The lines below allow you to recover the last versions of my git projects. GITDIRPROJECT represents any of the Git repository directions listed above; PROJECT is the name of the project associated to GITDIRPROJECT. In your terminal under Linux (if you are under Windows, just clear my sky please):  cd [somewhere-you-want] git clone GITDIRPROJECT  will extract the full source directory in [somewhere-you-want]/PROJECT. If you want to retrieve the updated git project in the current directory (the one where your shell is) you just add a dot like:  cd [somewhere-you-want] git clone GITDIRPROJECT .  If you have already cloned your git repository on a local copy, and you just want to update it to its more recent version (from the current git branch), use instead:  cd [somewhere-you-want]/PROJECT git checkout Alternatively, use : pull command to merge branch  Previous commands allow you to retrieve the codes from the main branches in the repositories. Other possibilities exist but require a minimal understanding of Git principles. If you want to collaborate to the development or to get access to the versioning, you must get higher read/write rights. In such a case, get in touch first.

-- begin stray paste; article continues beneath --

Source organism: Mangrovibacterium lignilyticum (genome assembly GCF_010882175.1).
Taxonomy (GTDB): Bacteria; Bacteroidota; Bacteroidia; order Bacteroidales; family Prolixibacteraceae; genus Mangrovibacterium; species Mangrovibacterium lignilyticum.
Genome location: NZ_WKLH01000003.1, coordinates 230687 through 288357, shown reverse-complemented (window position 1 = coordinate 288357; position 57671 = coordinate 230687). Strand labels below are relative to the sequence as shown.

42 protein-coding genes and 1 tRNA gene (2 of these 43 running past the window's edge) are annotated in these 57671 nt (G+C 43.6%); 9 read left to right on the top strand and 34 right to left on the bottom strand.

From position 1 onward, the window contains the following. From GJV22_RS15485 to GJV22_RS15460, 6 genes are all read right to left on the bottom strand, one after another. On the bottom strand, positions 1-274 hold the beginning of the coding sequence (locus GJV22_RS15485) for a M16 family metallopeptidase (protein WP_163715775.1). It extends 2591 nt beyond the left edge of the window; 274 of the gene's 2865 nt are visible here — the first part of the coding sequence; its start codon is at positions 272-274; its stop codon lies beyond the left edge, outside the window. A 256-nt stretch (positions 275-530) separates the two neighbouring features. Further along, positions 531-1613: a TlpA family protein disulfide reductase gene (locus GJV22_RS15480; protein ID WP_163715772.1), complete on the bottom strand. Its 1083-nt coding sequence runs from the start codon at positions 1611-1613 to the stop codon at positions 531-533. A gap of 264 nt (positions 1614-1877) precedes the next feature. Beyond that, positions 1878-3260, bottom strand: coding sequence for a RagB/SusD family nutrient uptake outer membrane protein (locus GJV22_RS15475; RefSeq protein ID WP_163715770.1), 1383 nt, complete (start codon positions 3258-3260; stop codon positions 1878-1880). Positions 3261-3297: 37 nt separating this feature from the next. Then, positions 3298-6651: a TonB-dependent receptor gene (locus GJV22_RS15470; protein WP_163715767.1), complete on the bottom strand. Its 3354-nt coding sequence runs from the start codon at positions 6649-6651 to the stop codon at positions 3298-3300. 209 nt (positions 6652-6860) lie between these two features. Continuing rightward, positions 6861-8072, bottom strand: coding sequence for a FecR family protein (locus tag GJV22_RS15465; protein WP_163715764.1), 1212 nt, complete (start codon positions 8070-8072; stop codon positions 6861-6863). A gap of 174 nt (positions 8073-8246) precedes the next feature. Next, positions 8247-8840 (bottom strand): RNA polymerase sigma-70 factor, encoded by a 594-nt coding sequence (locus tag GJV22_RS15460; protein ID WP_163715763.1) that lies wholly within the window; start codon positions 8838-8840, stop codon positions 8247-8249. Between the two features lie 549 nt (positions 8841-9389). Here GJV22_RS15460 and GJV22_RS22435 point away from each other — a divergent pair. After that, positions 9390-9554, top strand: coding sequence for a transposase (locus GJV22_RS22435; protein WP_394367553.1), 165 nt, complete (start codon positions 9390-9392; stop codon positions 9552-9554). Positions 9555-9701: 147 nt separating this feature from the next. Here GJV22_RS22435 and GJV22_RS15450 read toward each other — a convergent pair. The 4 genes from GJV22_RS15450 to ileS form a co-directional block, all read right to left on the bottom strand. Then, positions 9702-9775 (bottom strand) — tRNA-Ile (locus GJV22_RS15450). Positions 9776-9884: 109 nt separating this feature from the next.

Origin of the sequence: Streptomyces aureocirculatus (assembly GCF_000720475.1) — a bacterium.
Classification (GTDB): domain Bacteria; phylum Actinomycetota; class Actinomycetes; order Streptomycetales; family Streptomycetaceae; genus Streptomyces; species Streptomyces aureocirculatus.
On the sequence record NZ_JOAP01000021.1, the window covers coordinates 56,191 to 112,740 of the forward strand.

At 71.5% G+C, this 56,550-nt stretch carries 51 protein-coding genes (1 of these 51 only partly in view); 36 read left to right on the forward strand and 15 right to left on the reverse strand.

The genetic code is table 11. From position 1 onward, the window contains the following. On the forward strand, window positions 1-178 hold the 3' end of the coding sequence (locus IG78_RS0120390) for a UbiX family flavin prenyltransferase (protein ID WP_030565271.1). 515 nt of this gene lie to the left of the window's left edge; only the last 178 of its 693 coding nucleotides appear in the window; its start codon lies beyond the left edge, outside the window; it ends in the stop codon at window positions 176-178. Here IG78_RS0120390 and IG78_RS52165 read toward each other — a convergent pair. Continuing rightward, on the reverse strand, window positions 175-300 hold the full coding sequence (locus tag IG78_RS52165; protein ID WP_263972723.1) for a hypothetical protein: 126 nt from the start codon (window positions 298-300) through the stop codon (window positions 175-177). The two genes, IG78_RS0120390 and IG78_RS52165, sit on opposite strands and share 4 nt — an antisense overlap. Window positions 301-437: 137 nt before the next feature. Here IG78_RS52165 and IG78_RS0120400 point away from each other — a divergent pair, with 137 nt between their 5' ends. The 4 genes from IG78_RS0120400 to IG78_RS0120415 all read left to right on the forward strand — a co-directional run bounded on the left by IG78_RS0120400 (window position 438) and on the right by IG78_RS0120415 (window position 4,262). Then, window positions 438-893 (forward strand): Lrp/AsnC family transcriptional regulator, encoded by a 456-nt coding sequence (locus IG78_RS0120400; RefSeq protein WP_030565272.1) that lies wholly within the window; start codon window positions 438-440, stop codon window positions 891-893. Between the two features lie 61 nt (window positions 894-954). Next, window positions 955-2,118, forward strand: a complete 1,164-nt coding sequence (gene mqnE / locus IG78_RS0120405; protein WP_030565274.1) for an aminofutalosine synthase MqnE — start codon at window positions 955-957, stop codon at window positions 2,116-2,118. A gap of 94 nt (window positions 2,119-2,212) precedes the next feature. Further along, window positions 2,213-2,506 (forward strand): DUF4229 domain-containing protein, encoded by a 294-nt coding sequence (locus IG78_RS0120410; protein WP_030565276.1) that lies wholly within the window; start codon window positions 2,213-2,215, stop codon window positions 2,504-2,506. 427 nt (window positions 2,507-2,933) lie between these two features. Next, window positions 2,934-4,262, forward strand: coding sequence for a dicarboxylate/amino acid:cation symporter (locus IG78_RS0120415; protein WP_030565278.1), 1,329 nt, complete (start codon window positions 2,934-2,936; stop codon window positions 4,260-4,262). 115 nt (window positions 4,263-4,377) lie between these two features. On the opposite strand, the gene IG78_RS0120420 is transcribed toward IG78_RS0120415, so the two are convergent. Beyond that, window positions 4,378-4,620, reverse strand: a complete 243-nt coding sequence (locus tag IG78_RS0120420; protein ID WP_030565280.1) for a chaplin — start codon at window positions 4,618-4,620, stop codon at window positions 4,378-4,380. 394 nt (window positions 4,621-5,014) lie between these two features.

# The High Performance Computing center at the University of Montpellier

For my more significant computational tasks, I use the Meso Center HPC@LR leaded by the University of Montpellier and hosted at CINES. I provide here practical informations relative to my activity on this cluster HPC (High Performance Computing).

## Connecting HPC@LR